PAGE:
As an example of storage, one tenant might be a company that employs a sales force where each salesperson uses MTS 16 to manage their sales process. Thus, a user might maintain contact data, leads data, customer follow-up data, performance data, goals and progress data, etc., all applicable to that user's personal sales process (e.g., in tenant database 108). In the preferred MTS arrangement, since all of this data and the applications to access, view, modify, report, transmit, calculate, etc., can be maintained and accessed by a user system having nothing more than network access, the user can manage his or her sales efforts and cycles from any of many different user systems. For example, if a salesperson is visiting a customer and the customer has Internet access in their lobby, the salesperson can obtain critical updates as to that customer while waiting for the customer to arrive in the lobby.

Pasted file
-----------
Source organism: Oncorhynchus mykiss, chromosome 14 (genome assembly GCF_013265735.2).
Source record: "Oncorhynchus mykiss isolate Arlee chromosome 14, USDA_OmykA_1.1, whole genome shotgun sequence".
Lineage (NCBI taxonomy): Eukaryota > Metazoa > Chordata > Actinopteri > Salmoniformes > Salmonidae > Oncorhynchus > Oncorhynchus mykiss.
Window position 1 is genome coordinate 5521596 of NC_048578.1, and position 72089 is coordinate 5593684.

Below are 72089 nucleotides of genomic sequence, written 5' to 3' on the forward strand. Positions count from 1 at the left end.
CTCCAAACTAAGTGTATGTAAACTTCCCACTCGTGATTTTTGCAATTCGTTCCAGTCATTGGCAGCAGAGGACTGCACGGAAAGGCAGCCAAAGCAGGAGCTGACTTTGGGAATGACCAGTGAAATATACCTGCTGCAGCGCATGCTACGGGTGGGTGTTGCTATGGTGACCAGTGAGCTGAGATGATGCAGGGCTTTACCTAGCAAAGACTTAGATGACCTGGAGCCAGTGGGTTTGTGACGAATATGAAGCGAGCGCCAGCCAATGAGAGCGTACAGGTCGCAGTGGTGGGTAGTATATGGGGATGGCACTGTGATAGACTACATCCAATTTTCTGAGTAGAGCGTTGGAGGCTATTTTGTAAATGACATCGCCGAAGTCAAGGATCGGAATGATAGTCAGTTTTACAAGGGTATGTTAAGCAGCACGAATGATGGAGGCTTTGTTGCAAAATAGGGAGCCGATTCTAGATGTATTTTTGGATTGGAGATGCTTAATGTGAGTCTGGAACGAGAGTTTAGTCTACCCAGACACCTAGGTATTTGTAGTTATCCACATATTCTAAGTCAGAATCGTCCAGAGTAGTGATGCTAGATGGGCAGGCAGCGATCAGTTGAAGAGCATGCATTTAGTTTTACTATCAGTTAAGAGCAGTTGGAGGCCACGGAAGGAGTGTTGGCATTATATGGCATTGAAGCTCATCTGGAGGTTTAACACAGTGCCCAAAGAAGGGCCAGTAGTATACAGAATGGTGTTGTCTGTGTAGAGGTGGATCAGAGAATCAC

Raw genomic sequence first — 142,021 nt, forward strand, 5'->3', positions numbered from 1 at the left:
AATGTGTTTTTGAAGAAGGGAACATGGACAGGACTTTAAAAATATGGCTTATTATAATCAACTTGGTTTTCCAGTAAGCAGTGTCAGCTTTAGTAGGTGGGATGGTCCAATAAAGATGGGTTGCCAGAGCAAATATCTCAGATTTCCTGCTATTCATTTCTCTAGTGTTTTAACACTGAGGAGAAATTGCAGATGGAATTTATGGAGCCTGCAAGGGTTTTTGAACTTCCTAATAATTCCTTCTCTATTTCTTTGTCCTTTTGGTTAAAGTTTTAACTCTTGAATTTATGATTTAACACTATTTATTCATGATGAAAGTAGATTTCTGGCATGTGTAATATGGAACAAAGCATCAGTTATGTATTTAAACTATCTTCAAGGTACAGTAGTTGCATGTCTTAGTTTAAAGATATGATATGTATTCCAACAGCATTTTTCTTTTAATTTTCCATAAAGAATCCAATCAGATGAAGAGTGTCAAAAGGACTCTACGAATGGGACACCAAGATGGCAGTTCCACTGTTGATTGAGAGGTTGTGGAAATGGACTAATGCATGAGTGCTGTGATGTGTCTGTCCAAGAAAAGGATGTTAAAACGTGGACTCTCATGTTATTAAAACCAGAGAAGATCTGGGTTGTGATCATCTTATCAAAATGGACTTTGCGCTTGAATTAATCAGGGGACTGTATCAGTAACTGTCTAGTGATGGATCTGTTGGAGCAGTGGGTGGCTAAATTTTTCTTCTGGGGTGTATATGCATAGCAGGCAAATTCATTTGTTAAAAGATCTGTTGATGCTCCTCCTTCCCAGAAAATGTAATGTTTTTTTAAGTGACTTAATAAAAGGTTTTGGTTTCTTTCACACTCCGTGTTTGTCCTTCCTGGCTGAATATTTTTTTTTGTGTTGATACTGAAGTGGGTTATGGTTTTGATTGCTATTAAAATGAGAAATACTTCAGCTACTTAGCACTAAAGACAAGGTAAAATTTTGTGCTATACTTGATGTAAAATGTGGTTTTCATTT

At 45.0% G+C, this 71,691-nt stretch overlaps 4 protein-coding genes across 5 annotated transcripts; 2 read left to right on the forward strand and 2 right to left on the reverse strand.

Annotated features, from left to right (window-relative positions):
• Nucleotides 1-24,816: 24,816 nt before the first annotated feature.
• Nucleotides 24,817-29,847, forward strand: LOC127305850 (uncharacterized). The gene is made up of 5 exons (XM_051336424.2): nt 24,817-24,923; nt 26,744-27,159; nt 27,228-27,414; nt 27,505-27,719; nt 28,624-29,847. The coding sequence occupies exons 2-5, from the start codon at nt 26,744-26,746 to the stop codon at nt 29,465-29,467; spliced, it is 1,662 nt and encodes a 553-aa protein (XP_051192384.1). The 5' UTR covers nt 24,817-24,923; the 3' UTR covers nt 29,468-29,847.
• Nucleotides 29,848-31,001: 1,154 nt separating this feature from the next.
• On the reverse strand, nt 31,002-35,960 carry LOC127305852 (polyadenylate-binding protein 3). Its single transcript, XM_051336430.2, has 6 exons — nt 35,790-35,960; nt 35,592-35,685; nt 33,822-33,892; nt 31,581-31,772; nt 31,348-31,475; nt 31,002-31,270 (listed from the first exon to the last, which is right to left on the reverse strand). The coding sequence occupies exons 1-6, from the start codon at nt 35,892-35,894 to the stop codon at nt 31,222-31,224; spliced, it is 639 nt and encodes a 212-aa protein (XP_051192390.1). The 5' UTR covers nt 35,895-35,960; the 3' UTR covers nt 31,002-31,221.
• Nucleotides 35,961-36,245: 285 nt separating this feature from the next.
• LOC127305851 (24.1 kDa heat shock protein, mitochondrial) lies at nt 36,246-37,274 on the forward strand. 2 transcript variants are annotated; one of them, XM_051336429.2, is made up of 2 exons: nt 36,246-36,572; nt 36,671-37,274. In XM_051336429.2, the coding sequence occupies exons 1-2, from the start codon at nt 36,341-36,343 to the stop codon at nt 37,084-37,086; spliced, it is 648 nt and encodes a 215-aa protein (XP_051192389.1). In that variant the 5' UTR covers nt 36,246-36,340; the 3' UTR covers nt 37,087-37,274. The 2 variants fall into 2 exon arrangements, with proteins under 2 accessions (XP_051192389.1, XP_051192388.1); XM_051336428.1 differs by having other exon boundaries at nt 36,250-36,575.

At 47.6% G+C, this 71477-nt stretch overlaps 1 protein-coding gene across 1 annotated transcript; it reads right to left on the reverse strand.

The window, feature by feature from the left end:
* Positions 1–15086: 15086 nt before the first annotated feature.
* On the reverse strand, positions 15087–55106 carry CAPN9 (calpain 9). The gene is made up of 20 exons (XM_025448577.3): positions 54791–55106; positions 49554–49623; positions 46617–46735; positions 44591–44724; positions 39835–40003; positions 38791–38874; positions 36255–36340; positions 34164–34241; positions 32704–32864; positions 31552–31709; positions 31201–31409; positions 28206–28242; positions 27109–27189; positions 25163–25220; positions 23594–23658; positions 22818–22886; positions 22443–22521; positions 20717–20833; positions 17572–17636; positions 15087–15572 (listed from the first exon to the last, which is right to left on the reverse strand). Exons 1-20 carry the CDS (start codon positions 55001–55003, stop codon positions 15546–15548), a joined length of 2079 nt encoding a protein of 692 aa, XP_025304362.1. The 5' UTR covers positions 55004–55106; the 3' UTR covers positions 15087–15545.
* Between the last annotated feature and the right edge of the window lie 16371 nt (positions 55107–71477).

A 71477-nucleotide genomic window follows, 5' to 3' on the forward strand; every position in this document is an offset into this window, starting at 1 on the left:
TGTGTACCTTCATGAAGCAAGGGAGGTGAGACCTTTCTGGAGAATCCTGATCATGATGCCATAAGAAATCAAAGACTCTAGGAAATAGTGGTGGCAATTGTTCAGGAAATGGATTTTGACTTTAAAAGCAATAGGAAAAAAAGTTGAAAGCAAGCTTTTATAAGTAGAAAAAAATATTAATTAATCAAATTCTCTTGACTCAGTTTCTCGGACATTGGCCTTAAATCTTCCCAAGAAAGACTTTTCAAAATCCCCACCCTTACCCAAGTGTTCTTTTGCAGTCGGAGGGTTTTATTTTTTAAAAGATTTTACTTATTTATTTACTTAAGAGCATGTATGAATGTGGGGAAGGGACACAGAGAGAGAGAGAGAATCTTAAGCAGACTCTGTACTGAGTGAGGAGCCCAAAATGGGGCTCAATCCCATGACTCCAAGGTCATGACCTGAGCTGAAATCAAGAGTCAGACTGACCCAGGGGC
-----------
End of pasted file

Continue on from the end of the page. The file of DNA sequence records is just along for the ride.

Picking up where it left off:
While each user's sales data might be separate from other users' sales data regardless of the employers of each user, some data might be organization-wide data shared or accessible by a plurality of users or all of the sales force for a given organization that is a tenant. Thus, there might be some data structures managed by MTS 16 that are allocated at the tenant level while other data structures might be managed at the user level. Because an MTS might support multiple tenants including possible competitors, the MTS should have security protocols that keep data, applications and application use separate. Also, because many tenants will opt for access to an MTS rather than maintain their own system, redundancy, up-time and backup are more critical functions and need to be implemented in the MTS.